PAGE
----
Insider Secrets: 5 Things Lingerie Retailers Don’t Want You To Know

Hot model in black lingerie gesturing silenceYou could say I’ve been around the block. The lingerie block, that is. I’ve spent a lot of time designing, researching trends, meeting with buyers, and learning about the market. But it wasn’t until this past year when I launched my own online boutique and became a lingerie buyer myself that I got a glimpse into the world of retail and why buyers make some of the decisions they do.

As an avid shopper, I’ve always wondered why things were priced the way they were or why I couldn’t find specific styles in the market. Well, it turns out I wasn’t alone! After months of studying how to be an effective buyer, I’m finally beginning to understand the flip side of the coin and it’s given me a whole new perspective on shopping. Here are a few of the things I’ve learned this year that may change your perspective during your next shopping trip.

     1. Pricing structure and deals



Have you ever noticed how some stores will offer a pair of underwear at a certain price, but the price drops dramatically if you buy three or five of them? This technique is meant to get customers buying more — and it works most of the time, since it sounds like you’re getting an amazing deal.
In reality, the reduced price you’re paying per style after the discount is the actual retail price that the buyer has decided to charge. However, since the store wants you to buy more, they are giving you an incentive by marking that product up an additional 50% if you choose to just buy just the one. It’s almost like being punished for shopping small! While this is a win-win situation for the retailer, it can be frustrating for the consumer and has often left me feeling like I’ve overpaid no matter which route I take.

From the customer’s perspective there is no way around this pricing technique. However, I do recommend doing your research and making sure you’re satisfied with the fabric and fit before committing to the deal. It’ll save you time and eventually money in the long run.

     2. Extended sizes and colors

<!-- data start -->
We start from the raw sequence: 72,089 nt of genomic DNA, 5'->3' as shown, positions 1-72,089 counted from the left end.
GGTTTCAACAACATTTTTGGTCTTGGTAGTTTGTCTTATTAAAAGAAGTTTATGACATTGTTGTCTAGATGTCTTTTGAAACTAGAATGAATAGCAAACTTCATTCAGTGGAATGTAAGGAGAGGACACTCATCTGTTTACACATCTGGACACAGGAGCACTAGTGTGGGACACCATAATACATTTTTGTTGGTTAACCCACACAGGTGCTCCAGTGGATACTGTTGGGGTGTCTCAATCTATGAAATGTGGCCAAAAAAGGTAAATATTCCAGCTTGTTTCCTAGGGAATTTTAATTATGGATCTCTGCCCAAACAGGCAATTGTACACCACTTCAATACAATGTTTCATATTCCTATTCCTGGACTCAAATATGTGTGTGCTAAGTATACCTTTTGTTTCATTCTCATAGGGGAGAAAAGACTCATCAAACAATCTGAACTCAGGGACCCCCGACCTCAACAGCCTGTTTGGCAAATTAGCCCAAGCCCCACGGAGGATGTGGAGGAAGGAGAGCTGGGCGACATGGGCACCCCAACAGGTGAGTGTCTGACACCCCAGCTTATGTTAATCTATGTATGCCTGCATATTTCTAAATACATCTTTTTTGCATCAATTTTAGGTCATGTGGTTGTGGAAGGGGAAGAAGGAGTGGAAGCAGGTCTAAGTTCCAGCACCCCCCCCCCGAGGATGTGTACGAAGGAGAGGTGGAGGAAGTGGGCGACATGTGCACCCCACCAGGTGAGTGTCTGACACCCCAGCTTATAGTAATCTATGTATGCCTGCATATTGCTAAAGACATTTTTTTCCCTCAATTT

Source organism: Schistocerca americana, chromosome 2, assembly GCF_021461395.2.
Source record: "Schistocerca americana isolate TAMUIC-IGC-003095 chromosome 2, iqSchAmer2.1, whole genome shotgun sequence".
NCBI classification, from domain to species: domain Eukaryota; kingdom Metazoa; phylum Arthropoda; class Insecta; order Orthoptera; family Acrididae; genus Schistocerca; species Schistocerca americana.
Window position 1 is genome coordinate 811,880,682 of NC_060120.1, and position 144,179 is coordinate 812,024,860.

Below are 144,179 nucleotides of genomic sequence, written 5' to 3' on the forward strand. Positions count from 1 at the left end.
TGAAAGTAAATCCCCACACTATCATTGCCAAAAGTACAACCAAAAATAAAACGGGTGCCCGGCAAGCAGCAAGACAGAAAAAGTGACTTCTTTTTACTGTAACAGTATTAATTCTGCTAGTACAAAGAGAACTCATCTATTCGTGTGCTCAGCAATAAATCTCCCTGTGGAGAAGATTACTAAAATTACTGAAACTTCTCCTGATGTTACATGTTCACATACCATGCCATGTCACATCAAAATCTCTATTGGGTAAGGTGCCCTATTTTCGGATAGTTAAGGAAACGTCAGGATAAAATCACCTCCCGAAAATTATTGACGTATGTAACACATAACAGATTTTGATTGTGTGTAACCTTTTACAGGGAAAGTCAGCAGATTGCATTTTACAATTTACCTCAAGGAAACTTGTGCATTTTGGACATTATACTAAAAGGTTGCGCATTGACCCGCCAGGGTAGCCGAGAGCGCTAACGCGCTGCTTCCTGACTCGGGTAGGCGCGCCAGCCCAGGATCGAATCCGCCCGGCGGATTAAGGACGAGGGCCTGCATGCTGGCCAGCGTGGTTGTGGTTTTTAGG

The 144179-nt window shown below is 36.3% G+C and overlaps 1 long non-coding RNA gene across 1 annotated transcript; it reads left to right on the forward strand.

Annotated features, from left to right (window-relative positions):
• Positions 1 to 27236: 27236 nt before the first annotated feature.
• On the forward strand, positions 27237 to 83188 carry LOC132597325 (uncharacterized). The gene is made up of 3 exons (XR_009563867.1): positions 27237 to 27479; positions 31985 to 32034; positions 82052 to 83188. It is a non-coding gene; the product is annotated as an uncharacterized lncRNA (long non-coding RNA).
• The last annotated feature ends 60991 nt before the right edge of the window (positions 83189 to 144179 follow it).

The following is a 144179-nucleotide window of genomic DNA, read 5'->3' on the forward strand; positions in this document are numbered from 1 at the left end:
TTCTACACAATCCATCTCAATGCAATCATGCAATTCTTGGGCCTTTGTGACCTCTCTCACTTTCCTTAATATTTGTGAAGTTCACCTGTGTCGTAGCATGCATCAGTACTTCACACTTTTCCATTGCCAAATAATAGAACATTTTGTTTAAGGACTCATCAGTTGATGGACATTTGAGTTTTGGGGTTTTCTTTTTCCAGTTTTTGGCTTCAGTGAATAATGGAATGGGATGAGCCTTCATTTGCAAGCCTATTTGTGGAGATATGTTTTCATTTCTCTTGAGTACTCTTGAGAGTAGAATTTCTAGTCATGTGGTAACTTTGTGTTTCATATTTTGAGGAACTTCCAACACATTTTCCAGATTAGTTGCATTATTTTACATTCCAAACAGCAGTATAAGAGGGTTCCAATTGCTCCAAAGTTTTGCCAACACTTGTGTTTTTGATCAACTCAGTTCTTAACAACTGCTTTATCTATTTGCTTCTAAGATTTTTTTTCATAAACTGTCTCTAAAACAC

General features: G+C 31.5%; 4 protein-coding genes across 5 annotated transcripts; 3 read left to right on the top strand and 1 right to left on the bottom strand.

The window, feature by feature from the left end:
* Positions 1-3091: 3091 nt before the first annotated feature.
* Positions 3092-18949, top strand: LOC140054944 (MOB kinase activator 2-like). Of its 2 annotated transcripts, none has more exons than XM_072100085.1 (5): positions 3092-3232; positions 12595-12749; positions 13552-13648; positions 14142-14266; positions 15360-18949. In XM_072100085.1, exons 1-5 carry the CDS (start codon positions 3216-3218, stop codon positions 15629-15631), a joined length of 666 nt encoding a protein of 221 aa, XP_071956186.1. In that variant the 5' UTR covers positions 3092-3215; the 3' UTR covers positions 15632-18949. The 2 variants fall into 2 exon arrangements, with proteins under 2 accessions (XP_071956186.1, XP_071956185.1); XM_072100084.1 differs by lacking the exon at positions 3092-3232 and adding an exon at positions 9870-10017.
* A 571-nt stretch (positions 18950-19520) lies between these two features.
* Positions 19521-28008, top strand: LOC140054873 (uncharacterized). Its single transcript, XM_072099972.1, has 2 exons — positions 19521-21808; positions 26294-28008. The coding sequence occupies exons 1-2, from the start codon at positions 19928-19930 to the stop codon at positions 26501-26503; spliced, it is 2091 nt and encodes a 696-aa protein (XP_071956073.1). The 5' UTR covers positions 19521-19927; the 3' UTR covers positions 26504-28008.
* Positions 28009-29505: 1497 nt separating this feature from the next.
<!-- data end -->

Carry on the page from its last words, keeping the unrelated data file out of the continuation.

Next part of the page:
Recently I’ve learned how, because of limited budgets, smaller retailers are not always able to carry a wide range of sizes and colors to offer their customers. A bootstrap company is working with tight funds, and trying to accommodate all body types can be costly if that’s not their specialization. And while I’ve been made more aware of this over the last few years, I still had a hard time understanding why larger retailers didn’t cater to these underserved markets either. After all, they’re the ones with the big bucks, right?

Now that I’ve crossed over to the other side, I am seeing first hand how costly catering to all sizes, shapes, and colors really can be. Considering how many bra sizes exist out there, you’re talking upwards of 20 for standard sizing alone —not including extended size bands and cups. Any retailer who is stocking multiple pieces of each size would not have the means or manpower to buy, say, 40 or more of just one style/color to fit all potential customer needs. Not only would that blow their budget on just a few styles, but also be a nightmare to manage.

The good news is that more indie brands are popping up that specialize in those hard-to-find pieces. These labels tend to be smaller and you may have to order them online, but they are often experts in their field and supporting them could help make them more readily available to customers in the future.

     3. Variations and lack of consistency

lingerie in the shop

Inconsistency is one of my biggest pet peeves when shopping for lingerie. I hate falling in love with a style, buying it in a bunch of colors… and then finding out once I get home that the fit or fabric is different than my beloved original. The lack of consistency leaves me feeling, well… kind of ripped off.

The truth is, big retailers don’t always make all of their own products. Many hire manufacturers to design, produce, and oversee the goods under their store’s name. These suppliers work hard to stay true to the retailer’s vision and go through a rigorous approval process before the goods are made available. However, suppliers and factories are also put under a lot of pressure to meet deadlines. When they start running behind or their quality starts to suffer, they may be dropped in favor of someone else. These new manufacturers take over where the previous ones left off and, while they try to match the product seamlessly, there will always be some deviations. Fabrics may have a little more stretch, the fit may be a little looser, etc.

Unfortunately, this is the nature of the industry and I can’t blame the buyers for pushing to receive the very best (or at least as close to it as they can get in their time frame). But for your own sake, I’d recommend checking each garment out before you buy, to ensure that everything you are looking for is there.

     4. Customer Service (or lack thereof)

Retro blond beauty on vintage telephone  - isolated on white

Years of experience have taught me that the bigger the company, the worse the customer service is. They tend to take a less personal approach and have customer service representatives who don’t work closely with the product. These established companies also have loads of returning customers and therefore can, at times, view them as expendable.